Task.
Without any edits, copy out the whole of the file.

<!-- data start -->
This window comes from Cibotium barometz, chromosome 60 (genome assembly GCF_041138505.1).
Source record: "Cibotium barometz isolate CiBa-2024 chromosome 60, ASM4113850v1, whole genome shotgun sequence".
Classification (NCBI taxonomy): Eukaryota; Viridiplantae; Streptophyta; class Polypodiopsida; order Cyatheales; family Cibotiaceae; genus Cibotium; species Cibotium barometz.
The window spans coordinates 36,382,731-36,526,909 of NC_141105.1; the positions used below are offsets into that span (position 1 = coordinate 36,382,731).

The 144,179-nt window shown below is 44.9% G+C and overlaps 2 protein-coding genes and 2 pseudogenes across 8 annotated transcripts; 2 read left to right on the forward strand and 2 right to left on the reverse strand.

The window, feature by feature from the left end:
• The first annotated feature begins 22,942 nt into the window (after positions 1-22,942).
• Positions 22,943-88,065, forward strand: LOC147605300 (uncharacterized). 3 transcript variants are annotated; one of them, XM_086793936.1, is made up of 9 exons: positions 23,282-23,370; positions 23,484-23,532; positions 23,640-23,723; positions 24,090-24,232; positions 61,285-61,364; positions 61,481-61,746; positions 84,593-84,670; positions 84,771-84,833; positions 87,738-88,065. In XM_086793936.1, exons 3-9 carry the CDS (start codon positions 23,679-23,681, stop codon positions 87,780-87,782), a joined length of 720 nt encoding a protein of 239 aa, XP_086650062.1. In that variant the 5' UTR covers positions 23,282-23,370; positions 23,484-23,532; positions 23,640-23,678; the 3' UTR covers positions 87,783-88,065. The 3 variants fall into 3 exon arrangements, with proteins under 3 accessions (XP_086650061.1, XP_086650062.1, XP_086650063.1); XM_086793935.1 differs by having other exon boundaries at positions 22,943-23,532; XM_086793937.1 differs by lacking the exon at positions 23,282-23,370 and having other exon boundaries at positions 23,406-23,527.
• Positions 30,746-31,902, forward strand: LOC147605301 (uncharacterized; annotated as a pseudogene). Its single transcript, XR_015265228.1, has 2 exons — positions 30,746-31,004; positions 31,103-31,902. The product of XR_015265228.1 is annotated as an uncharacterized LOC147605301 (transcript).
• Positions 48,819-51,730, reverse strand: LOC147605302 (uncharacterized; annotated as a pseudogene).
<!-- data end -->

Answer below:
This window comes from Cibotium barometz, chromosome 60 (genome assembly GCF_041138505.1).
Source record: "Cibotium barometz isolate CiBa-2024 chromosome 60, ASM4113850v1, whole genome shotgun sequence".
Classification (NCBI taxonomy): Eukaryota; Viridiplantae; Streptophyta; class Polypodiopsida; order Cyatheales; family Cibotiaceae; genus Cibotium; species Cibotium barometz.
The window spans coordinates 36,382,731-36,526,909 of NC_141105.1; the positions used below are offsets into that span (position 1 = coordinate 36,382,731).

The 144,179-nt window shown below is 44.9% G+C and overlaps 2 protein-coding genes and 2 pseudogenes across 8 annotated transcripts; 2 read left to right on the forward strand and 2 right to left on the reverse strand.

The window, feature by feature from the left end:
• The first annotated feature begins 22,942 nt into the window (after positions 1-22,942).
• Positions 22,943-88,065, forward strand: LOC147605300 (uncharacterized). 3 transcript variants are annotated; one of them, XM_086793936.1, is made up of 9 exons: positions 23,282-23,370; positions 23,484-23,532; positions 23,640-23,723; positions 24,090-24,232; positions 61,285-61,364; positions 61,481-61,746; positions 84,593-84,670; positions 84,771-84,833; positions 87,738-88,065. In XM_086793936.1, exons 3-9 carry the CDS (start codon positions 23,679-23,681, stop codon positions 87,780-87,782), a joined length of 720 nt encoding a protein of 239 aa, XP_086650062.1. In that variant the 5' UTR covers positions 23,282-23,370; positions 23,484-23,532; positions 23,640-23,678; the 3' UTR covers positions 87,783-88,065. The 3 variants fall into 3 exon arrangements, with proteins under 3 accessions (XP_086650061.1, XP_086650062.1, XP_086650063.1); XM_086793935.1 differs by having other exon boundaries at positions 22,943-23,532; XM_086793937.1 differs by lacking the exon at positions 23,282-23,370 and having other exon boundaries at positions 23,406-23,527.
• Positions 30,746-31,902, forward strand: LOC147605301 (uncharacterized; annotated as a pseudogene). Its single transcript, XR_015265228.1, has 2 exons — positions 30,746-31,004; positions 31,103-31,902. The product of XR_015265228.1 is annotated as an uncharacterized LOC147605301 (transcript).
• Positions 48,819-51,730, reverse strand: LOC147605302 (uncharacterized; annotated as a pseudogene).